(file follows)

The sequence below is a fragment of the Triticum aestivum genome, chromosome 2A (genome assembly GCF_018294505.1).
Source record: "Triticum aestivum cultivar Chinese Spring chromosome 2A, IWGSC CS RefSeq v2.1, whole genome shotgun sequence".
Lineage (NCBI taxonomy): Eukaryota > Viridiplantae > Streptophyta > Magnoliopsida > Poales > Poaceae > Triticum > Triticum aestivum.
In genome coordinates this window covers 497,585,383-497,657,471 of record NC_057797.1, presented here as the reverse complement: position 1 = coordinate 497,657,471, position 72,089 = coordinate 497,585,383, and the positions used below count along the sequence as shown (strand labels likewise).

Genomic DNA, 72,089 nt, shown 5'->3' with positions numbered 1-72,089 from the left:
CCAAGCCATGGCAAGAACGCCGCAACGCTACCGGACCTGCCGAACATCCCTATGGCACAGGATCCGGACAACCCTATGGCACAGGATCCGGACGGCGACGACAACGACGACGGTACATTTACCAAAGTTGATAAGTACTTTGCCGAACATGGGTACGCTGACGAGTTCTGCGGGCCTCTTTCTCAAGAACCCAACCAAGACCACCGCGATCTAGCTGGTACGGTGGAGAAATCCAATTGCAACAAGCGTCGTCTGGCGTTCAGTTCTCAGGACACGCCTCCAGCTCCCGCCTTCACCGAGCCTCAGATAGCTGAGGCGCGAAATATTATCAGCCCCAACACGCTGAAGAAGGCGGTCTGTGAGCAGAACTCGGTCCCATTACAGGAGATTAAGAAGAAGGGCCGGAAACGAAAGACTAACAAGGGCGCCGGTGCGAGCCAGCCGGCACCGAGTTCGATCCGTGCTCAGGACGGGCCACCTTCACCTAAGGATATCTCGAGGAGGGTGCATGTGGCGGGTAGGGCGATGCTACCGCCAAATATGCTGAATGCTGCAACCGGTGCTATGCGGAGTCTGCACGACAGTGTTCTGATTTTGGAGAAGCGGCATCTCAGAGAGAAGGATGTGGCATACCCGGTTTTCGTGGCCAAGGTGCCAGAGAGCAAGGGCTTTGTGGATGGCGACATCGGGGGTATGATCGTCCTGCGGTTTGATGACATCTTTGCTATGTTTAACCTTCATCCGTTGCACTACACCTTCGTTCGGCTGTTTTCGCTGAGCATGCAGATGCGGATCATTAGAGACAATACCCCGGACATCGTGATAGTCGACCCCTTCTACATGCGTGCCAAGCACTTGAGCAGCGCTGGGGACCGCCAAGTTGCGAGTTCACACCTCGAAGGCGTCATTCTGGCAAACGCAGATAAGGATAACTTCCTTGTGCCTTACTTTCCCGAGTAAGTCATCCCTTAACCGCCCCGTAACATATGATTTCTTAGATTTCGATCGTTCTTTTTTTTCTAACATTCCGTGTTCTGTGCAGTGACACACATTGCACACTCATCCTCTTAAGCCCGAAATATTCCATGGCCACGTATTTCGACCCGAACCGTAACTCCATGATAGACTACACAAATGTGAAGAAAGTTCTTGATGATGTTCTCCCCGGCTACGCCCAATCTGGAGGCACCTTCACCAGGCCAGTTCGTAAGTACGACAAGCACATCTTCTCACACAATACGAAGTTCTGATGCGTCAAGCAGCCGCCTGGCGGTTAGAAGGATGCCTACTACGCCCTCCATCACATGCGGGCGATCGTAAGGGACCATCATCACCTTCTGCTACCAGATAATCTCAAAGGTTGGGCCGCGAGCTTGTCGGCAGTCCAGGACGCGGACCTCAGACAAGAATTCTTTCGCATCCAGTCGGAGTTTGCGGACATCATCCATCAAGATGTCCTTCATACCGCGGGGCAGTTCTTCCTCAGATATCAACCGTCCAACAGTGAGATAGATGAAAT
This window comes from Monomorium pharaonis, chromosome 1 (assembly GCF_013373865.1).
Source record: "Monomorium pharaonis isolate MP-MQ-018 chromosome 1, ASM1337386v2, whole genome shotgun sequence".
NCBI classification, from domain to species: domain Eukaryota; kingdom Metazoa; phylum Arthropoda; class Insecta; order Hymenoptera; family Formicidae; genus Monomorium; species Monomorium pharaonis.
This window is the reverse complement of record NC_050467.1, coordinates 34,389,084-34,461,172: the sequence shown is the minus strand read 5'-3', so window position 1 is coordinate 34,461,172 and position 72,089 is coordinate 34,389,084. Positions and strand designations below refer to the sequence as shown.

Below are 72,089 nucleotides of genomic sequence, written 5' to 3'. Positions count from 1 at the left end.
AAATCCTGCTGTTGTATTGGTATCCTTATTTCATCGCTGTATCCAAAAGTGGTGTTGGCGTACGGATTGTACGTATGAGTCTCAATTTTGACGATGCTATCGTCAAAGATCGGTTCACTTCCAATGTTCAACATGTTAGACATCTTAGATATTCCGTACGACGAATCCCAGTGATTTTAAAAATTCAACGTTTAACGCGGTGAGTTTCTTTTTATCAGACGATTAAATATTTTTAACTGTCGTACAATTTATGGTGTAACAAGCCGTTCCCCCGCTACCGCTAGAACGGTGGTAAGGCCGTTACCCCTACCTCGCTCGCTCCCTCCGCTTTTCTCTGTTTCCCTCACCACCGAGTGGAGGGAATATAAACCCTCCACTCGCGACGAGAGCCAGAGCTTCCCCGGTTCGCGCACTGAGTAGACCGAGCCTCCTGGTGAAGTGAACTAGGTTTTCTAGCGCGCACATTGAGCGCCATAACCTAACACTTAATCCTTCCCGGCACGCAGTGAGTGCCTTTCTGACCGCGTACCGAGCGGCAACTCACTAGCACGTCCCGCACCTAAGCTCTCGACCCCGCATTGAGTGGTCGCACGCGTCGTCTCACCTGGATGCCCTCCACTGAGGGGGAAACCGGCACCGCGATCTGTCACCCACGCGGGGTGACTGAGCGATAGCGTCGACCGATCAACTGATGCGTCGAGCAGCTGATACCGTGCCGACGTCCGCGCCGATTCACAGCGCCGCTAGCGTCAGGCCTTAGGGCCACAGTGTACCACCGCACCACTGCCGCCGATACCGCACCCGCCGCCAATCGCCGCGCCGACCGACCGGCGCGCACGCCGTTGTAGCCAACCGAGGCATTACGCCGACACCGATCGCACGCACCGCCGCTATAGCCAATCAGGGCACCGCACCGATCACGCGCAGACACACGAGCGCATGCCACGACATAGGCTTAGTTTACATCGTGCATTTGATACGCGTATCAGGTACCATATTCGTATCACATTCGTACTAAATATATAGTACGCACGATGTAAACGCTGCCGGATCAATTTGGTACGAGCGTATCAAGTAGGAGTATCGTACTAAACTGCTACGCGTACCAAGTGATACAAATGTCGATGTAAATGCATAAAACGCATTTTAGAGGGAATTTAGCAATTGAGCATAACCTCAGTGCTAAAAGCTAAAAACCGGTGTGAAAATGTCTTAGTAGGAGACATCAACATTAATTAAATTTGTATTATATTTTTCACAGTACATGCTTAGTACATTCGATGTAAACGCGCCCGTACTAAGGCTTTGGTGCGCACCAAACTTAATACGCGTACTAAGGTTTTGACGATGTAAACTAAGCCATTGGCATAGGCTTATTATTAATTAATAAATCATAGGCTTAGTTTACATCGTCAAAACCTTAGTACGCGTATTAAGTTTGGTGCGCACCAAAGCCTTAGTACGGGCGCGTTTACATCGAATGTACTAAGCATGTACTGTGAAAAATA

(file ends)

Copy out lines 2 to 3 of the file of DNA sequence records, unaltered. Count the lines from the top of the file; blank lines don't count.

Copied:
Source record: "Triticum aestivum cultivar Chinese Spring chromosome 2A, IWGSC CS RefSeq v2.1, whole genome shotgun sequence".
Lineage (NCBI taxonomy): Eukaryota > Viridiplantae > Streptophyta > Magnoliopsida > Poales > Poaceae > Triticum > Triticum aestivum.